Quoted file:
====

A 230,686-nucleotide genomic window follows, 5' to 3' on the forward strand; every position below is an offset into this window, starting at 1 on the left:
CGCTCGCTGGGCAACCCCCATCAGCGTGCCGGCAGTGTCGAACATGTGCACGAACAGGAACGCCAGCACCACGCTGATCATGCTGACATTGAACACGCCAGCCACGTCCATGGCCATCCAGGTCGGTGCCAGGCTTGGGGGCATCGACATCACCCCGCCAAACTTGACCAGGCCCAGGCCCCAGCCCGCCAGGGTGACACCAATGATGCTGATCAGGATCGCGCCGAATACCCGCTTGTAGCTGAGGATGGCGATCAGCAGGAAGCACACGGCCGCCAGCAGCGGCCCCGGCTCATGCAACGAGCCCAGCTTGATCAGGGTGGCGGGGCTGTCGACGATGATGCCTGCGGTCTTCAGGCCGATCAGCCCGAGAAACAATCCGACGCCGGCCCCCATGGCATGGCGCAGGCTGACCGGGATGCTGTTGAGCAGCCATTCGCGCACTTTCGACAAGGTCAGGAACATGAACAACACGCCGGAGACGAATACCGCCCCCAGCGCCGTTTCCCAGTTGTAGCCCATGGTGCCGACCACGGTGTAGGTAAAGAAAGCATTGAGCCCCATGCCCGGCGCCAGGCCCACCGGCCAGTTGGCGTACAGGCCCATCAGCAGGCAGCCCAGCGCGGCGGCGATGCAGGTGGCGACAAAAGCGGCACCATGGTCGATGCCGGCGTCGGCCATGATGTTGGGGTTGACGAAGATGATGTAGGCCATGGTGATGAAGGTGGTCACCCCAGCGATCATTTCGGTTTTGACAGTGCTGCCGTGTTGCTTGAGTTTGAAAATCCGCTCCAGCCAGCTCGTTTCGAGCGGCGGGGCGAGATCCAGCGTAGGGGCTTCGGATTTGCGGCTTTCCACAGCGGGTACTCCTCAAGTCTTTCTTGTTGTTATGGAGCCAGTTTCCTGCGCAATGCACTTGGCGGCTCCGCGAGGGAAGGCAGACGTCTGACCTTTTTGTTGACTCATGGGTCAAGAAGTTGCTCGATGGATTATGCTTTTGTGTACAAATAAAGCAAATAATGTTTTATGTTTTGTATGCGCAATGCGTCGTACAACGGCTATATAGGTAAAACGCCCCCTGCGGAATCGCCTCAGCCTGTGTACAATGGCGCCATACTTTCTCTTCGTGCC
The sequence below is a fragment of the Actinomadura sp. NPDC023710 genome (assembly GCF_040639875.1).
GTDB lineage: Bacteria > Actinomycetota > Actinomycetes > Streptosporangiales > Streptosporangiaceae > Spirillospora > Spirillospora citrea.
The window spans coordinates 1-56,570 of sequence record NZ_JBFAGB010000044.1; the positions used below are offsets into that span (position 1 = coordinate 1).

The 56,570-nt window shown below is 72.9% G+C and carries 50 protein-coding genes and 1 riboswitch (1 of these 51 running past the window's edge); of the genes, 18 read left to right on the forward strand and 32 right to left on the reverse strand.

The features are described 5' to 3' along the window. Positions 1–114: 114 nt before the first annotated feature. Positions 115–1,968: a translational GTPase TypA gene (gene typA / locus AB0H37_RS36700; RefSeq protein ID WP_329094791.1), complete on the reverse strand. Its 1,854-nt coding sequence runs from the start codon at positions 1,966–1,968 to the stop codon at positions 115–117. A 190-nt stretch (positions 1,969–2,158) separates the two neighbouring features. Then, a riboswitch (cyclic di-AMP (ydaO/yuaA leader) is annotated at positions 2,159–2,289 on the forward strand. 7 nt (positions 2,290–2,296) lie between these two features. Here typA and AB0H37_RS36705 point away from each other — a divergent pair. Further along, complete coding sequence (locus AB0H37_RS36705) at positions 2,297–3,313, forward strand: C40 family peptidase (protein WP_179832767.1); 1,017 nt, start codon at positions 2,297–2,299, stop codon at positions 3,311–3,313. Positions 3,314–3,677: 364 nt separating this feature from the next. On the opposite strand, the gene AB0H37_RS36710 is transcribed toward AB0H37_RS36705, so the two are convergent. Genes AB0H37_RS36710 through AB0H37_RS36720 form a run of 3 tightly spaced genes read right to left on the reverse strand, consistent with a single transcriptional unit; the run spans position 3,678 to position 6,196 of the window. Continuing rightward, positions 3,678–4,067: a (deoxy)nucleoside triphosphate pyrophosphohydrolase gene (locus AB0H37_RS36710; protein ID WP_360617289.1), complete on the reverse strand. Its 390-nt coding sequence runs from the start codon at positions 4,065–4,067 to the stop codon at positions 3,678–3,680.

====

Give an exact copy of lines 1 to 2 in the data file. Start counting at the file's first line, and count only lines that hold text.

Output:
A 230,686-nucleotide genomic window follows, 5' to 3' on the forward strand; every position below is an offset into this window, starting at 1 on the left:
CGCTCGCTGGGCAACCCCCATCAGCGTGCCGGCAGTGTCGAACATGTGCACGAACAGGAACGCCAGCACCACGCTGATCATGCTGACATTGAACACGCCAGCCACGTCCATGGCCATCCAGGTCGGTGCCAGGCTTGGGGGCATCGACATCACCCCGCCAAACTTGACCAGGCCCAGGCCCCAGCCCGCCAGGGTGACACCAATGATGCTGATCAGGATCGCGCCGAATACCCGCTTGTAGCTGAGGATGGCGATCAGCAGGAAGCACACGGCCGCCAGCAGCGGCCCCGGCTCATGCAACGAGCCCAGCTTGATCAGGGTGGCGGGGCTGTCGACGATGATGCCTGCGGTCTTCAGGCCGATCAGCCCGAGAAACAATCCGACGCCGGCCCCCATGGCATGGCGCAGGCTGACCGGGATGCTGTTGAGCAGCCATTCGCGCACTTTCGACAAGGTCAGGAACATGAACAACACGCCGGAGACGAATACCGCCCCCAGCGCCGTTTCCCAGTTGTAGCCCATGGTGCCGACCACGGTGTAGGTAAAGAAAGCATTGAGCCCCATGCCCGGCGCCAGGCCCACCGGCCAGTTGGCGTACAGGCCCATCAGCAGGCAGCCCAGCGCGGCGGCGATGCAGGTGGCGACAAAAGCGGCACCATGGTCGATGCCGGCGTCGGCCATGATGTTGGGGTTGACGAAGATGATGTAGGCCATGGTGATGAAGGTGGTCACCCCAGCGATCATTTCGGTTTTGACAGTGCTGCCGTGTTGCTTGAGTTTGAAAATCCGCTCCAGCCAGCTCGTTTCGAGCGGCGGGGCGAGATCCAGCGTAGGGGCTTCGGATTTGCGGCTTTCCACAGCGGGTACTCCTCAAGTCTTTCTTGTTGTTATGGAGCCAGTTTCCTGCGCAATGCACTTGGCGGCTCCGCGAGGGAAGGCAGACGTCTGACCTTTTTGTTGACTCATGGGTCAAGAAGTTGCTCGATGGATTATGCTTTTGTGTACAAATAAAGCAAATAATGTTTTATGTTTTGTATGCGCAATGCGTCGTACAACGGCTATATAGGTAAAACGCCCCCTGCGGAATCGCCTCAGCCTGTGTACAATGGCGCCATACTTTCTCTTCGTGCC